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Days Gone By – Jan. 8, 2015

20 YEARS 1995

It was more than 30 years since the Community Players staged productions at Long Memorial Hall in Farmington. Although the group disbanded after only three productions, Dr. Bill Chastain had the foresight to put the $225 left over from the troupe into a bank account. Thanks to accrued interest, the money grew to $913.81, which Janet Douglas, Bill Chastain, John Cozean and Becky Landrum presented to Long Hall Restorations Committee treasurer Willa Dean Meyer.

Becky Landrum was one of the founding members of the Community Players and has fond memories of the sawdust years. She said the first play was “Arsenic and Old Lace,” followed by “Dirty Work at the Crossroads” and also “Send Me No Flowers.”

Mrs. Landrum said she and a number of others from the old Players group agreed to give the money to be used to fix up  Long Hall.

St. Francois County Sheriff Dan Bullock said the new county jail was off to a good start and should be up and running by the next year, depending on weather conditions.

The new facility would house 116 inmates, as opposed to the 52-inmate capacity allowed by the old jail.

30 YEARS 1985

A civil rights suit brought against the City of Farmington and Mayor Ronald Stevens by a former member of the police department opened in U.S. District Court. The trial, before Judge Steven Limbaugh was scheduled for two days.

40 YEARS 1975

Hartrup Real Estate held their awards dinner at the Grecian Steak House. Mrs. Gertie Hellen was presented a plaque and gift certificate honoring her as “Salesman of the Year 1974” for top sales.

50 YEARS 1965

The former US-67 Farmington by-pass which was renamed Missouri Highway 32 by the State Highway Department, was given a Farmington street name by the city council.

Recognizing the contributions made to Farmington by the Karsch family, one of the oldest resident families here, and the personal service which Fred M. Karsch has given to the city as its clerk for numerous years, the roadway was named Karsch Boulevard.

The road extends from city limit to city limit and span the length of Farmington. There are numerous homes and commercial locations along the route.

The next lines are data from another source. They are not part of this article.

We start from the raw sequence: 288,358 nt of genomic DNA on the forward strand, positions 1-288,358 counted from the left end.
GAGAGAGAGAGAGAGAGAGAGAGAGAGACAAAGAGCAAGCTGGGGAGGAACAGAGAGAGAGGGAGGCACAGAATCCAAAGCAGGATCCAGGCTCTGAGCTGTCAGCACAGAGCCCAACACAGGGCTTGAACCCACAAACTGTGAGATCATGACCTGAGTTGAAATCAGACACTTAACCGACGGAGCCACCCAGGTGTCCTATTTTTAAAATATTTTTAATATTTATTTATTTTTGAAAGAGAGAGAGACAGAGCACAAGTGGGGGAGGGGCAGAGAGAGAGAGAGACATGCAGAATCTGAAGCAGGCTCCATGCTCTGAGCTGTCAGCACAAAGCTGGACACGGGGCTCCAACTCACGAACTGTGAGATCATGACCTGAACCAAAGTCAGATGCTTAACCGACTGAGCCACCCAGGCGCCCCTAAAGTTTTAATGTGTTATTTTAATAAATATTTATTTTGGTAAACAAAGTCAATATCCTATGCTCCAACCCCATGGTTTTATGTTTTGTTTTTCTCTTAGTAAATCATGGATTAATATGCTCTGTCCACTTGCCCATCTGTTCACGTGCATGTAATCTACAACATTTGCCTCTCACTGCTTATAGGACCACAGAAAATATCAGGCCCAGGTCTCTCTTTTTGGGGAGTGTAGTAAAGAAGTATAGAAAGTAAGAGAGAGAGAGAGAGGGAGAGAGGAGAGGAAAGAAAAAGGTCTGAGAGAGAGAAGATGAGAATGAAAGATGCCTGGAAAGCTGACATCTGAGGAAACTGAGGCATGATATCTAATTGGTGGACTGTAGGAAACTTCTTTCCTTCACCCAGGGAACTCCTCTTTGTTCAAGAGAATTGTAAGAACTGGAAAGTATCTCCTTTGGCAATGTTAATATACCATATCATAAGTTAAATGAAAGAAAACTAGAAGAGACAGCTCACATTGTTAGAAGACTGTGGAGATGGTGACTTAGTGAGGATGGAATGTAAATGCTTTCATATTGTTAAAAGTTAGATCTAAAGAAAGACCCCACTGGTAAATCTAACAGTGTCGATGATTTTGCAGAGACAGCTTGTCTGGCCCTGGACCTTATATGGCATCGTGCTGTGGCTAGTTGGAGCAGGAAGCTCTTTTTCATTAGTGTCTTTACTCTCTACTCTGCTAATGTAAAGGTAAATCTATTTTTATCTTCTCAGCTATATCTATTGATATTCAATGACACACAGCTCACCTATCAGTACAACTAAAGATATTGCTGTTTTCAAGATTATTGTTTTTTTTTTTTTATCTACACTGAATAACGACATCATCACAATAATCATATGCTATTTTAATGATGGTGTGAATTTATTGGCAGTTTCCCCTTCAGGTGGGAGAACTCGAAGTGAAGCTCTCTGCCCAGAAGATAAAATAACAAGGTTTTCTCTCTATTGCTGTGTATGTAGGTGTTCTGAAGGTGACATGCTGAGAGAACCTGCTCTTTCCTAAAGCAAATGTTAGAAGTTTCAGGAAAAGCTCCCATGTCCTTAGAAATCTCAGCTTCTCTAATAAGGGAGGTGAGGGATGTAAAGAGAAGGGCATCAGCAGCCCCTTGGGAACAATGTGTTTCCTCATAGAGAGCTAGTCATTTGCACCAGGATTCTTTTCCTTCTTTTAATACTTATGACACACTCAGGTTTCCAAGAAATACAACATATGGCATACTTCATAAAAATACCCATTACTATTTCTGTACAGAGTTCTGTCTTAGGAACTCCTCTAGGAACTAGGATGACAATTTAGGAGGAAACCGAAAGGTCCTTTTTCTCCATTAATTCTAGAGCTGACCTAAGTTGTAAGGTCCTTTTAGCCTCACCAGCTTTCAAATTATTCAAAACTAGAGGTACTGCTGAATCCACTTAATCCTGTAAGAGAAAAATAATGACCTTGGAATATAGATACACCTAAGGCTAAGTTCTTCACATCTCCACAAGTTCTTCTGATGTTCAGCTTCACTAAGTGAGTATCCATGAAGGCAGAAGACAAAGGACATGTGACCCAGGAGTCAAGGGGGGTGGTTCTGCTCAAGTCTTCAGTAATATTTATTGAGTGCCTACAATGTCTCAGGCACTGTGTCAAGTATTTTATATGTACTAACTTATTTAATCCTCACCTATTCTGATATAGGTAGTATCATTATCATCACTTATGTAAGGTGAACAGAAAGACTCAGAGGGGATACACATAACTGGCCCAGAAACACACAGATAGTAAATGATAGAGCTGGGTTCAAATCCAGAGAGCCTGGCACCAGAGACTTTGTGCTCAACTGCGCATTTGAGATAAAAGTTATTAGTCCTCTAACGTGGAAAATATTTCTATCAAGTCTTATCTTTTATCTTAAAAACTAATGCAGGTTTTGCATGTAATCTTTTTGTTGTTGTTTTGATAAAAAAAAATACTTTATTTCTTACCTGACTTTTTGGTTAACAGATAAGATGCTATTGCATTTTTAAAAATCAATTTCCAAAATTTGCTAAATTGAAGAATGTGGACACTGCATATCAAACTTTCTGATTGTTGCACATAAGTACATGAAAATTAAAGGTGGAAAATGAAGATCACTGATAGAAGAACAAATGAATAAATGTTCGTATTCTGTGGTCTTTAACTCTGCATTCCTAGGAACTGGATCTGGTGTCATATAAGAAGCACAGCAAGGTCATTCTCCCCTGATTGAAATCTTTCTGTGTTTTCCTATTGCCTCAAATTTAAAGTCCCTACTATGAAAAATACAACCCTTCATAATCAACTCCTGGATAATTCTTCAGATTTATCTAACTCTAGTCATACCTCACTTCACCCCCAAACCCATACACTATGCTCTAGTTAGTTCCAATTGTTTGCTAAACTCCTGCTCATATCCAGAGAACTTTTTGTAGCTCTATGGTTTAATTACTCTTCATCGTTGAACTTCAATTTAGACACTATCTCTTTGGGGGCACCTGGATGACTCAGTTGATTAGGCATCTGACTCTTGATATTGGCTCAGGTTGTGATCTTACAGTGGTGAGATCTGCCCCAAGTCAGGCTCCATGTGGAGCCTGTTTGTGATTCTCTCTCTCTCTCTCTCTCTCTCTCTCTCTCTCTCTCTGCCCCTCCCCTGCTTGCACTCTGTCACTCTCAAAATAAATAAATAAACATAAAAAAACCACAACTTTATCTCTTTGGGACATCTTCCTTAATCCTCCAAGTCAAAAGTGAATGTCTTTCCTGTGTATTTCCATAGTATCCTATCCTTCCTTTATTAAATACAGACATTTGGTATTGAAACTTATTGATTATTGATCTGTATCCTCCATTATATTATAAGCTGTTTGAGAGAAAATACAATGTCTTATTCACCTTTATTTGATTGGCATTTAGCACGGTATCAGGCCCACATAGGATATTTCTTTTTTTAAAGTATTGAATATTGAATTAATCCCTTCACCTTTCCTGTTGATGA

P.N. Hirsch and Company move into their new and larger store in Farmington. The store is located where only seven months before a disastrous fire destroyed the original two story structure. The building was owned by Frank Plumlee and was built under contract by Gifford Lumber Company.

60 YEARS 1955

The St. Francois County Community Concert Association presented the first concert of the season. Appearing the on the program was Herman Godes, brilliant young pianist from Lativia.

A change was been made at the local Federated Store. Dr. C.H.G. Toennier, owner of the store became the acting manager. He succeeds Clint L. Hooper who has been manager of the store since it was opened.

70 YEARS 1945

The B.H. & W Variety Store was sold to Isaac E. Jenkins and Carl A. Jenkins who operate similar stores at Kennett, Missouri and Paragould, Arkansas. The store opened in Farmington in 1939 by Jesse Heck, Bailey Walker, and Roscoe Brune.

Private Clarence E. Wann of Forrest Street, Farmington was been awarded the bronze star for “heroic achievement in connection with military operations” against the Japanese in June, 1944 in the Maffin Bay campaign. Wann braved a hail of Japanese machine gun, mortar and rifle fire to climb Lone Tree Hill and assist in evacuating wounded men to safety. The situation said his action “contributed to the saving of lives” of his buddies.

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